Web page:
Review – Liggett Sweep

John Tron Davidson
December 18, 2020
February 10, 2021

I brushed it until it shone and looked somewhat like it used to look, only far thinner, and less glorious.
― V.C. Andrews

It’s not often that a luthier makes picks, in earnest. Though there are exceptions to the rule, the majority of makers concentrate on specific fields and the refinement thereof, rather than spreading their talents across such disparate – albeit related – fields. One of the outliers in this crazy game is Ben Liggett of Liggett Guitars, who has built some amazing kit like the Picasso. I spoke to Ben a little while ago about some picks he was making, and today we’re going to talk about his stubby sweetheart, the Liggett Sweep.

Shake The Broom
Measuring 33mm by 25mm wide, the 5mm-thick Sweep is crafted entirely from frosted Acrylic. The top is both hard-edged and neatly domed – this misty gem looks like it would have been perfectly circular had the impetus to bevel not intervened. The fancy-looking ‘L’ on the face of this plectrum isn’t cut especially deeply, and although I could feel it with my fingertips, I didn’t notice it in operation. It’s not as intimidating a pick as some of the bigger pieces can be. It is, however, blunt as a spoon.

Why is it so rounded you might ask? Well, the purpose of the Sweep is just as the name implies. Ben wanted a plectrum that was ideally suited to swift string-to-string transfer, and shaped this big boofer accordingly. Most of the makers I know who’ve done these sorts of shapes have been aiming for the jazz crowd, but the Liggett is predominantly gunning for electric players who want to have zero resistance when moving across the instrument. This isn’t like the Pointless Picks though. Where those plectrums are a literal circle devoid of power, the rounded tip of the Sweep is meant to allow sweep picking with almost comical ease. Sadly for the Plectroverse, I never learned how to do that. All is not lost though, as I do an awful lot of raking, and the striking hand approach is very similar.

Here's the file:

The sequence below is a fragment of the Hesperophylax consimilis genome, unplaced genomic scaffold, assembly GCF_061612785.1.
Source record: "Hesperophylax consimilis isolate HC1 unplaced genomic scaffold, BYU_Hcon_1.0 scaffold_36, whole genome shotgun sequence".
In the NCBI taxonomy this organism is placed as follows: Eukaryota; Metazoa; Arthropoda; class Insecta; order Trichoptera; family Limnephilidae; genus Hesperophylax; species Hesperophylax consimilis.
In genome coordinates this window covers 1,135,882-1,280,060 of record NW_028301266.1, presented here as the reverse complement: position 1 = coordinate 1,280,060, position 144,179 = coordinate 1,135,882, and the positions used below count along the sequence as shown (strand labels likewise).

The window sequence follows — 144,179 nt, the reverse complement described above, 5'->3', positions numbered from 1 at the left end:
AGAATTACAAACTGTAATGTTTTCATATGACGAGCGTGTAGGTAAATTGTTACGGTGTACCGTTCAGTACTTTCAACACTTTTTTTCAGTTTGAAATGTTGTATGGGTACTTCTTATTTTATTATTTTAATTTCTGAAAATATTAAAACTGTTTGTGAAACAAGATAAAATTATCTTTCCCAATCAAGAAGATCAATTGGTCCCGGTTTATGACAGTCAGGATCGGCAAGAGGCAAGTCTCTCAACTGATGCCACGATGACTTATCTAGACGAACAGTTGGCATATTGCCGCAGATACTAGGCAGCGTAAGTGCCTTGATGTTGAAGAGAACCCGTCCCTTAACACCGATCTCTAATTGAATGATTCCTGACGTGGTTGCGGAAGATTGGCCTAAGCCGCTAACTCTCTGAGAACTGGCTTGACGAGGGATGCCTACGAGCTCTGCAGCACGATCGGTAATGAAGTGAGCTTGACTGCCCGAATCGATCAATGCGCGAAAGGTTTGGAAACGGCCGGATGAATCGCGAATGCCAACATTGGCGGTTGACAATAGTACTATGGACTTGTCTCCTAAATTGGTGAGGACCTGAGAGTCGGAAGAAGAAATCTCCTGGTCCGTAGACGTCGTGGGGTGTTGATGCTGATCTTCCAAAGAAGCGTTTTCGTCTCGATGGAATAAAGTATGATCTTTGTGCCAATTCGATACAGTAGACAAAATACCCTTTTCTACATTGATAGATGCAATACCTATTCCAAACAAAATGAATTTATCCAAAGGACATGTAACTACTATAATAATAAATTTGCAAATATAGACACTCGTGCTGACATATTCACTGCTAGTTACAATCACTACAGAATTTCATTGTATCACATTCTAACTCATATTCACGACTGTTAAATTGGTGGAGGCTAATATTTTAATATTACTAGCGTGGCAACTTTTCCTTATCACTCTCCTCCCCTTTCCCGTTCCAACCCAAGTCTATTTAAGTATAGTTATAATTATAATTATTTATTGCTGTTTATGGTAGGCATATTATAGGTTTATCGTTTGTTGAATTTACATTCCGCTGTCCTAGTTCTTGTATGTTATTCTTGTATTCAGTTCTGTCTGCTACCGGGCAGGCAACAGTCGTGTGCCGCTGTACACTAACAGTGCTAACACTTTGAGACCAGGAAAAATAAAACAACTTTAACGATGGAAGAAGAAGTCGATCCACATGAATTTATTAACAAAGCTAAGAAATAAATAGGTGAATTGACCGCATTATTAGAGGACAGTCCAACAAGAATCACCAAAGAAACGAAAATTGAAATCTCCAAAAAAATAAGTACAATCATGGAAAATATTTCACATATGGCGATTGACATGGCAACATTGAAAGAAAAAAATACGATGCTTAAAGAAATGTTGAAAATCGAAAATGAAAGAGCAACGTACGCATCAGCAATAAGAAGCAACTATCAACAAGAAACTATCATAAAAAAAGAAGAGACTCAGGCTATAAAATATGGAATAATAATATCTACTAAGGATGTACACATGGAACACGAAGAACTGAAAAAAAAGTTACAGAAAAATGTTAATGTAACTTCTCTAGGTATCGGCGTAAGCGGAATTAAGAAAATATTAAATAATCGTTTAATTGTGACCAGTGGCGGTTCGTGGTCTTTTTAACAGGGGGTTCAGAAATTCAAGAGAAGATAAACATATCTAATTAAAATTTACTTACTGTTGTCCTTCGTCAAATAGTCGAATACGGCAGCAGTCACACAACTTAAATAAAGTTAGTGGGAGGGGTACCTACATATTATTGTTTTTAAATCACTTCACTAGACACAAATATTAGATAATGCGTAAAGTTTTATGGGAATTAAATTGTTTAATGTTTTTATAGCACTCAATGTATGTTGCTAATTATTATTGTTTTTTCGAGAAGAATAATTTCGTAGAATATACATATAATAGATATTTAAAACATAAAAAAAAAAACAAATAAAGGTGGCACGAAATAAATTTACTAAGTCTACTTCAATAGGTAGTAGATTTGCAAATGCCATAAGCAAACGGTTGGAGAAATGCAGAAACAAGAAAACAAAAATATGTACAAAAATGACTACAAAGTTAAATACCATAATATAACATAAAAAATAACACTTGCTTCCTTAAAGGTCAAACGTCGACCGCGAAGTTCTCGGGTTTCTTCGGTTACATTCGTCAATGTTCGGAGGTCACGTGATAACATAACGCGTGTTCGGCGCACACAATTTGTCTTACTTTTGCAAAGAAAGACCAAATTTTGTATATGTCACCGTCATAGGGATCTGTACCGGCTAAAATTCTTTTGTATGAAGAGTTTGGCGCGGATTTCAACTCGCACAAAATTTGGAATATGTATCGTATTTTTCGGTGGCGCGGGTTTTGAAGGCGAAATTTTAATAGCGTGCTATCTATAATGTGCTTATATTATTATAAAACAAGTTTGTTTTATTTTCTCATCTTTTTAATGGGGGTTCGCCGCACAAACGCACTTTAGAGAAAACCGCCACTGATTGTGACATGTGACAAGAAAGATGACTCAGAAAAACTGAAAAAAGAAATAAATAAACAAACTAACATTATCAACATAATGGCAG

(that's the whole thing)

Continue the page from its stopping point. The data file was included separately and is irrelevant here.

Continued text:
Brushed Aside
Positives first. Those of you who are accustomed to the upper end of the cruiserweight division will be right at home here. The Sweep feels soft, but meaty. The grip is great – the rounded shoulders go into the crook of the finger with ease, and although the right-angled upper edge is noticeable at first, it’s by no means intrusive. Because the bevels start immediately where the fingers end (my fingers anyway) the pick makes full use of its beveling, resulting in an almost soap-like transition when striking. It’s impossible to go into the strings with any anger – if you’ve ever tried to stack Hiscox cases, you’ll be familiar with this feeling of contact. The sound is rather charming and good-natured, and isn’t lacking in power despite the almost glancing-blow sensation. Notes appear curiously plump, and if I were strumming an electric all night, there’s very little to complain about here.

Humpty Thumpty
The downsides to this design are few, and likely obvious to the seasoned observer. Picking individual notes is an odd experience, because the tip is so round that you’re past it before you know where you are. Combined with a 5mm thickness and a point that is itself 1mm across means that mandolin-style cross-picking is a near-impossibility. Any rhythm guitarist who takes a spin on one of these would find other picks to be needlessly sharp and urgent afterwards. Even compared to the corner-free Killy Nonis Turbo, the Sweep is softer than a worn-in couch, and makes the Turbo sound like a raving lunatic.

She’s Lump
If this were made of a material like Derlin it would sound like a woollen muffin. Being made of acrylic balances out the softness of the design, resulting in a truly excellent strumming/rhythm pick. Let’s not forget, the purpose of the Sweep was to glide effortlessly like a shreddy cloud across whatever graceful pattern you’ve been practicing, and I can state outright that this will definitely happen. With that in mind, it’s not meant to be a mando-sharp, trem-picking sword swinger, and stands very happily in its own world. Grace.

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